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Early Christian writing

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Page from Codex Vaticanus written ca. 350 AD

Early Christian writings are religious works written by early Christians, some of which were later canonized as the New Testament of today. They comprise the original documents that outline the governing principles, practices, and the history of the Christian Church. The Biblical canon contains what are considered the most significant of the early Christian writings (the 27 books that form the New Testament).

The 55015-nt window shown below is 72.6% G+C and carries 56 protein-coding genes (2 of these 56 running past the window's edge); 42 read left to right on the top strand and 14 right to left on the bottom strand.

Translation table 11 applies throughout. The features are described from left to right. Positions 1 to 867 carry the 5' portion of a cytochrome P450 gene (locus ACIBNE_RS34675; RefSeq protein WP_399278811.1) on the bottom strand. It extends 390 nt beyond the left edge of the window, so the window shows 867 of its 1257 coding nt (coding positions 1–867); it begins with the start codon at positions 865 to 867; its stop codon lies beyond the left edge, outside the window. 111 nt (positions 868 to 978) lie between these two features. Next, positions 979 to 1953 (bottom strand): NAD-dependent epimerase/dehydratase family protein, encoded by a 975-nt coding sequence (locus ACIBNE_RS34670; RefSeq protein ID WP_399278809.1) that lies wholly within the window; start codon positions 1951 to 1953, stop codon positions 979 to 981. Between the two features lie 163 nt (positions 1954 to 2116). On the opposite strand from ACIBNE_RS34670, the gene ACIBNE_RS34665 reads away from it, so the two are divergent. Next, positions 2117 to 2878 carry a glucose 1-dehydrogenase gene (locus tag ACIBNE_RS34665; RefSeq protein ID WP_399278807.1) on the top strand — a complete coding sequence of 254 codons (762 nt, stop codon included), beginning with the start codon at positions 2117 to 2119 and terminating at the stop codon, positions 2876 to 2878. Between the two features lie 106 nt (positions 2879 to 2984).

The New Testament along with many other writings at the time was recognized by opponents and theologians as well as other authorities within the very infancy of the Christian church. Celsus for example was a 2nd century Greek philosopher and one of the first prominent opponents of Christian theology and philosophy.[1] Celsus labels Christianity in a writing manner that reads as if the New Testament, or that which Christians understand and thus communicate their faith from, had been established for decades prior. Stating that it appealed only to the intellectually ignorant and lower class of society within his treatise The True Word.[2][3] Origen in his eight books "Against Celsus" refutes the charges and calumnies of Celsus.[4] There is also Athanasius of Alexandria (293-373 AD).[5] During the time roughly 290 years after Christ's death, Athanasius was a prominent figure defending against the Arian heresy that dismissed Jesus Christ as God. Also among the first centuries of Christianity there was also St. Augustine of Hippo (354 to 430 AD) who became a very influential and prominent early Christian theologian. He directly quoted or alluded to all 27 books of the New Testament canon within his writings. With a total of 31,817 Old Testament, New Testament and Apocrypha citations[6] Augustine's motive was to combat rhetorically many notions founded in arguments over the decades and centuries, such as Celsus' The True Word, that opposed established Christian doctrine.